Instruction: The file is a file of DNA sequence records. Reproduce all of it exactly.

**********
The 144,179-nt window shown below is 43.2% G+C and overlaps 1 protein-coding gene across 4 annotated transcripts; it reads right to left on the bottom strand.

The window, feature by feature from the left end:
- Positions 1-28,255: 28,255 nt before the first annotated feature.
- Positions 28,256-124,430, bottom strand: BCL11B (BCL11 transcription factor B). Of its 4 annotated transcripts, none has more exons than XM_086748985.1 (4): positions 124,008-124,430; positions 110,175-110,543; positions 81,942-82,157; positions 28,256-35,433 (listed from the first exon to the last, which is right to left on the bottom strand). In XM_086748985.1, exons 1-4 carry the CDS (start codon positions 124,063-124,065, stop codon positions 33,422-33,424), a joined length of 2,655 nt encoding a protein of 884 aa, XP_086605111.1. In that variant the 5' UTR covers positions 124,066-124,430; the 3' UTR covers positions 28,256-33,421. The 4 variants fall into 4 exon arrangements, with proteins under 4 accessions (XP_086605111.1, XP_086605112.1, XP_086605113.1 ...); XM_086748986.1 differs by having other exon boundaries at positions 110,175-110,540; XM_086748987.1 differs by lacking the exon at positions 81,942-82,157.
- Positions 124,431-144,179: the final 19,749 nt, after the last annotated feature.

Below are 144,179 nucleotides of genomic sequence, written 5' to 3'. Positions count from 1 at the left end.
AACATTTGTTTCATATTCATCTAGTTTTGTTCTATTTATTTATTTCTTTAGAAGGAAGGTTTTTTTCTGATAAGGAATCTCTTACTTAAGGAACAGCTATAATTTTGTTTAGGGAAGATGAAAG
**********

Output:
The 144,179-nt window shown below is 43.2% G+C and overlaps 1 protein-coding gene across 4 annotated transcripts; it reads right to left on the bottom strand.

The window, feature by feature from the left end:
- Positions 1-28,255: 28,255 nt before the first annotated feature.
- Positions 28,256-124,430, bottom strand: BCL11B (BCL11 transcription factor B). Of its 4 annotated transcripts, none has more exons than XM_086748985.1 (4): positions 124,008-124,430; positions 110,175-110,543; positions 81,942-82,157; positions 28,256-35,433 (listed from the first exon to the last, which is right to left on the bottom strand). In XM_086748985.1, exons 1-4 carry the CDS (start codon positions 124,063-124,065, stop codon positions 33,422-33,424), a joined length of 2,655 nt encoding a protein of 884 aa, XP_086605111.1. In that variant the 5' UTR covers positions 124,066-124,430; the 3' UTR covers positions 28,256-33,421. The 4 variants fall into 4 exon arrangements, with proteins under 4 accessions (XP_086605111.1, XP_086605112.1, XP_086605113.1 ...); XM_086748986.1 differs by having other exon boundaries at positions 110,175-110,540; XM_086748987.1 differs by lacking the exon at positions 81,942-82,157.
- Positions 124,431-144,179: the final 19,749 nt, after the last annotated feature.

Below are 144,179 nucleotides of genomic sequence, written 5' to 3'. Positions count from 1 at the left end.
AACATTTGTTTCATATTCATCTAGTTTTGTTCTATTTATTTATTTCTTTAGAAGGAAGGTTTTTTTCTGATAAGGAATCTCTTACTTAAGGAACAGCTATAATTTTGTTTAGGGAAGATGAAAG